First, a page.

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I have been learning to create water waves in a mesh from a paper commonly known as the Tessendorf paper. Which is quite well known.

But those who don't know this is the equations it mentions in the paper:

enter image description here

The paper is here (and is freely available, it is not protected): http://citeseerx.ist.psu.edu/viewdoc/download?doi=10.1.1.161.9102&rep=rep1&type=pdf

Page 4 right column for this equation.

My code for this is in C#:

public static void Calculate(List<WaveData> waves, Vector3[] vertices, List<Vector3> result, float time)
{
    for (int v = 0; v < vertices.Length; v++)
    {
        Vector2 pos = new Vector2(vertices[v].x,vertices[v].z);
        Vector2 val = Vector2.zero;
        float y = 0;
        for (int i = 0; i < waves.Count; i++)
        {
            val += waves[i].CalculateXZ(pos, time);
            y += waves[i].CalculateY(pos, time);
        }
        var temp = new Vector3(pos.x-val.x,y,pos.y-val.y);
        result[v] = temp;
    }
}

Wave data struct:

public struct WaveData
{

    public float Amplitude;
    public float Frequency;
    public Vector2 WaveDirection;
    public float Phase;
    public float WaveLength;

    private Vector2 _waveVector => WaveDirection * (2 * Mathf.PI / WaveLength);
    private float freq => Mathf.Sqrt(9.81f * _waveVector.magnitude);

    public Vector2 CalculateXZ(Vector2 pos, float time)
    {
        return WaveDirection * Amplitude * Mathf.Sin( Vector2.Dot(_waveVector, pos) - freq * time + Phase );
    }

    public float CalculateY(Vector2 pos, float time)
    {
        return Amplitude * Mathf.Cos(Vector2.Dot(_waveVector, pos) - freq * time + Phase);
    }
}

I apply this algorithm to my flat mesh: enter image description here

The issue is when you have more than one wave in the summation (below image is 2 waves) the final result shows the mesh penetrating through itself at the crests of the waves, and its nearly impossible to have more than one gerstner wave before this happens, i've tried many values and its rarely every not doing it:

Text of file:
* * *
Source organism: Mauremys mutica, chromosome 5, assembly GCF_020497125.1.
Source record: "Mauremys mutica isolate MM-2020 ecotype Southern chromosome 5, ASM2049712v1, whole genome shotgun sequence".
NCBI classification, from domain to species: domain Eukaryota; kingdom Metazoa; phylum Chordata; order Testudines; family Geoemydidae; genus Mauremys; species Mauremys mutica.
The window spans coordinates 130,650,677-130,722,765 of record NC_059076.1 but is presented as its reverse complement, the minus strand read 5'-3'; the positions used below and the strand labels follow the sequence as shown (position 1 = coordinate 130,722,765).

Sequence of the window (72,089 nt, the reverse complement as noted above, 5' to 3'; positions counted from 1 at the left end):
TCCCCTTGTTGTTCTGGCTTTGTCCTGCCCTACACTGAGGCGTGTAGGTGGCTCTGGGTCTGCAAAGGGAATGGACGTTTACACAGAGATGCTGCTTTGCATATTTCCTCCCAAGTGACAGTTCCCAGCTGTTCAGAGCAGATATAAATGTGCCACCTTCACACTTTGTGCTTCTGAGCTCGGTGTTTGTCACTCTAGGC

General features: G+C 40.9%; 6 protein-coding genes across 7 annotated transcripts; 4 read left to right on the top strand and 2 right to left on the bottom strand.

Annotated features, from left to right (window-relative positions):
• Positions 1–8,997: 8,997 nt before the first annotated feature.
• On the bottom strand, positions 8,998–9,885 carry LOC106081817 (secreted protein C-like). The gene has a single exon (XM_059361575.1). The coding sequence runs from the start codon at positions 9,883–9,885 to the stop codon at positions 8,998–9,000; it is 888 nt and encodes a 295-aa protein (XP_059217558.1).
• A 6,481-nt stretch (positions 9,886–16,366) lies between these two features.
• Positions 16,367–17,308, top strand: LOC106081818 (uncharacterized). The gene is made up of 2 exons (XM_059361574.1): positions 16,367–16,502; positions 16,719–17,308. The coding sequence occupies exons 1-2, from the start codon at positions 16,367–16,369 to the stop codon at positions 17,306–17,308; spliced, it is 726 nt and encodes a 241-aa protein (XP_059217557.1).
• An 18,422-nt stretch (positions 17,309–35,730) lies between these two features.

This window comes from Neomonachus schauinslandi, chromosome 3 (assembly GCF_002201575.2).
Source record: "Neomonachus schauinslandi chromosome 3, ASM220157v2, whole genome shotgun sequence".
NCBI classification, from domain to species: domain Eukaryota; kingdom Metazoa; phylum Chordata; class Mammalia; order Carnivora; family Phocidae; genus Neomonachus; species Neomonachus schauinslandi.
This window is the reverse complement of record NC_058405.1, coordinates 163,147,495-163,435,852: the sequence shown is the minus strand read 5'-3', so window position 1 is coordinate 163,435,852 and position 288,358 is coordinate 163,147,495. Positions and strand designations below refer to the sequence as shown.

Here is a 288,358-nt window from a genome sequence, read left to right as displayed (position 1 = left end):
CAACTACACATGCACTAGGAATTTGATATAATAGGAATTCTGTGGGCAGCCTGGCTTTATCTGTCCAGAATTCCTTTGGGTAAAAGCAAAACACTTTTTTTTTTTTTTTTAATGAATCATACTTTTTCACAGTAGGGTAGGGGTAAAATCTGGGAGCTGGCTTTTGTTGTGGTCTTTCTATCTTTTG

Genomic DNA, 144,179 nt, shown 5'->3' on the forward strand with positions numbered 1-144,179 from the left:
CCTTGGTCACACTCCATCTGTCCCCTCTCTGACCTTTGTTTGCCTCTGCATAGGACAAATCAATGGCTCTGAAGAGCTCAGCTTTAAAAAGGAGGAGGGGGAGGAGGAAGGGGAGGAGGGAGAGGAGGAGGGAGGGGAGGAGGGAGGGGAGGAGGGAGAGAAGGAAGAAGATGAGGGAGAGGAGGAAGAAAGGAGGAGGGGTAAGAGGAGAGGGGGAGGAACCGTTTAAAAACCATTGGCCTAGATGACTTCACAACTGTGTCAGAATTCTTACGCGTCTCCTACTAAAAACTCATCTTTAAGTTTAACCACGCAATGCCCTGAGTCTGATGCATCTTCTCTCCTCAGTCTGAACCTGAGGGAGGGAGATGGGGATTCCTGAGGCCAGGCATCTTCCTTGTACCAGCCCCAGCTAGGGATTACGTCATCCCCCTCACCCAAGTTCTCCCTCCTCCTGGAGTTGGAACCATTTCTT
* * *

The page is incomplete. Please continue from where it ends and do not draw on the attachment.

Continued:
enter image description here

Is there any mistakes in my interpretation of the algorithm, i don't know why it keeps happening !? The colour just represents the direction of the normals.

  • Shouldn't CalculateXZ have this k/k division with k = 2*pi/WaveLength? The horizontal displacement might be to big. – Olivier Jacot-Descombes Feb 27 at 22:23
  • I can't tell if its saying the k should be normalized to have a magnitude of 1 before dividing by (2*pi/WaveLength). The issue im finding is the higher the amplitude the less wavelength i can get and vice versa. Making it very difficult to represent water waves even with just one wave. – WDUK Feb 27 at 22:59
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See the discussion here in GPU Gems (scroll down a bit to the Gerstner Waves section).

The relevant bit is this:

When the sum Qi x wi x Ai is greater than 1, the z component of our normal can go negative at the peaks, as our wave loops over itself. As long as we select our Qi such that this sum is always less than or equal to 1, we will form sharp peaks but never loops.

They formulate the waves this way:

GPU Gems

Note that all the expressions on the right are for components, so the "⨯" is just ordinary multiplication, while the "•" is the dot product.

Also "P(x, y, t)" doesn't name the components, just expresses that P is a function of x, y & t (plane vertices and time); I'll denote the components of P using P = [P.x, P.y, P.z]. In GPU Gems, the z-axis is vertical (in the Tessendorf paper, y is vertical).

Comparing that to what you have, in GPU Gems notation, x & y are the two components of Tessendorf's x0 vector, while GPU Gems P.z is Tessendorf's y-displacement, with the sin and cos switched up (this doesn't matter) and some signs changed (this just changes the direction).

Tessendorf

So, with some guesswork, we can write down a translation table of sorts between the two (Tessendorf's notation on the left), for the relevant inputs/parameters:

x0.x ---> x
x0.z ---> y
x0 ---> (x, y)
k[i] ---> w[i] * D[i],

... where D[i] is (I think) a unit vector, implying that k[i] ---> w[i] (the magnitude of k), that is:
k[i]/k[i] ---> D[i]

and

A[i] * k[i]/k[i] ---> Q[i]A[i] * D[i]
A[i] ---> Q[i]A[i]

So, if I'm not mistaken, GPU Gems' (rearranged) expression

sum(Qi * Ai * wi) <= 1

should translate to

sum(A[i] * k[i]) <= 1, where k[i] is the magnitude of k[i].

Note that with the introduction of Qi in GPU Gems, what they are really doing is using a different amplitude for the horizontal displacement that they can control separately (wheres the Tessendorf paper uses the same for both horizontal and vertical); i.e. Qi doesn't appear in their P.z - so you may want to try something similar. Intuitively, the Qi parameter "controls the steepness of the waves":

In fact, we can leave the specification of Q as a "steepness" parameter for the production artist, allowing a range of 0 to 1, and using Qi = Q/(wi Ai x numWaves) to vary from totally smooth waves to the sharpest waves we can produce.

So you can have an overall Q, and set up each Qi in such a way that the overall sum is:

Qi = Q/(Ai * wi * N)
sum(Ai * wi * Qi) = sum(Ai * wi * Q/(Ai * wi * N)) = "sum N times"(Q/N) = Q

BTW, I haven't tried/tested this, so while it's possible that I've overlooked something, hopefully it's good enough to let you figure it out.

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